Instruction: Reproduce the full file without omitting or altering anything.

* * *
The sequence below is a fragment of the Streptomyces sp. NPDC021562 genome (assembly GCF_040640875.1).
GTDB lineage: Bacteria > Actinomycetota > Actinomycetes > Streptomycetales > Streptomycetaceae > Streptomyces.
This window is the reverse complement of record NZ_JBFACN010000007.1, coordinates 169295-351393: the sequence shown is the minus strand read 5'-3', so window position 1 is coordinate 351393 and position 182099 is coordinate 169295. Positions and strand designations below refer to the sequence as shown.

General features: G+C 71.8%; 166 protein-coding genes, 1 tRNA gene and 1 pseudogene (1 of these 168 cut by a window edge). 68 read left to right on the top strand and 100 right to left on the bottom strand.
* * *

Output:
The sequence below is a fragment of the Streptomyces sp. NPDC021562 genome (assembly GCF_040640875.1).
GTDB lineage: Bacteria > Actinomycetota > Actinomycetes > Streptomycetales > Streptomycetaceae > Streptomyces.
This window is the reverse complement of record NZ_JBFACN010000007.1, coordinates 169295-351393: the sequence shown is the minus strand read 5'-3', so window position 1 is coordinate 351393 and position 182099 is coordinate 169295. Positions and strand designations below refer to the sequence as shown.

General features: G+C 71.8%; 166 protein-coding genes, 1 tRNA gene and 1 pseudogene (1 of these 168 cut by a window edge). 68 read left to right on the top strand and 100 right to left on the bottom strand.